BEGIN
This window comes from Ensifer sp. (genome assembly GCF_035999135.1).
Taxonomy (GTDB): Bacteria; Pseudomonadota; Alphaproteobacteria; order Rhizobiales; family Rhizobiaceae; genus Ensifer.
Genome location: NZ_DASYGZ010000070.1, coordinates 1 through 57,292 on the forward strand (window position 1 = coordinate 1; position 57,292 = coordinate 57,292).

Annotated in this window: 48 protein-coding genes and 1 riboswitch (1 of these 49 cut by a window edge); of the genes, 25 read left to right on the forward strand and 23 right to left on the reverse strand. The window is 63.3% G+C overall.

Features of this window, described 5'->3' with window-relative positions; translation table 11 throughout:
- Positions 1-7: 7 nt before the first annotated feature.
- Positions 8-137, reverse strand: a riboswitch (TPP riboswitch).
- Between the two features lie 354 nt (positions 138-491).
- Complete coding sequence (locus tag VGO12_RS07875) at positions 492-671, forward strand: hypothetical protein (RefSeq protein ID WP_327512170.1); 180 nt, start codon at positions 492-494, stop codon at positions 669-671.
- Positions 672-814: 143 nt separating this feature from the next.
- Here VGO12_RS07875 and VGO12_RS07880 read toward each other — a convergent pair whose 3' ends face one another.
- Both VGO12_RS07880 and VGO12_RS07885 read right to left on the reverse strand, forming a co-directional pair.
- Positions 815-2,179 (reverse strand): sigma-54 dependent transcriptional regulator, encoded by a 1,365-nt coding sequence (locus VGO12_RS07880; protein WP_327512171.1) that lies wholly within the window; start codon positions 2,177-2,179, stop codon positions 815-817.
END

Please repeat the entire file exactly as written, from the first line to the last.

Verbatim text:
This window comes from Ensifer sp. (genome assembly GCF_035999135.1).
Taxonomy (GTDB): Bacteria; Pseudomonadota; Alphaproteobacteria; order Rhizobiales; family Rhizobiaceae; genus Ensifer.
Genome location: NZ_DASYGZ010000070.1, coordinates 1 through 57,292 on the forward strand (window position 1 = coordinate 1; position 57,292 = coordinate 57,292).

Annotated in this window: 48 protein-coding genes and 1 riboswitch (1 of these 49 cut by a window edge); of the genes, 25 read left to right on the forward strand and 23 right to left on the reverse strand. The window is 63.3% G+C overall.

Features of this window, described 5'->3' with window-relative positions; translation table 11 throughout:
- Positions 1-7: 7 nt before the first annotated feature.
- Positions 8-137, reverse strand: a riboswitch (TPP riboswitch).
- Between the two features lie 354 nt (positions 138-491).
- Complete coding sequence (locus tag VGO12_RS07875) at positions 492-671, forward strand: hypothetical protein (RefSeq protein ID WP_327512170.1); 180 nt, start codon at positions 492-494, stop codon at positions 669-671.
- Positions 672-814: 143 nt separating this feature from the next.
- Here VGO12_RS07875 and VGO12_RS07880 read toward each other — a convergent pair whose 3' ends face one another.
- Both VGO12_RS07880 and VGO12_RS07885 read right to left on the reverse strand, forming a co-directional pair.
- Positions 815-2,179 (reverse strand): sigma-54 dependent transcriptional regulator, encoded by a 1,365-nt coding sequence (locus VGO12_RS07880; protein WP_327512171.1) that lies wholly within the window; start codon positions 2,177-2,179, stop codon positions 815-817.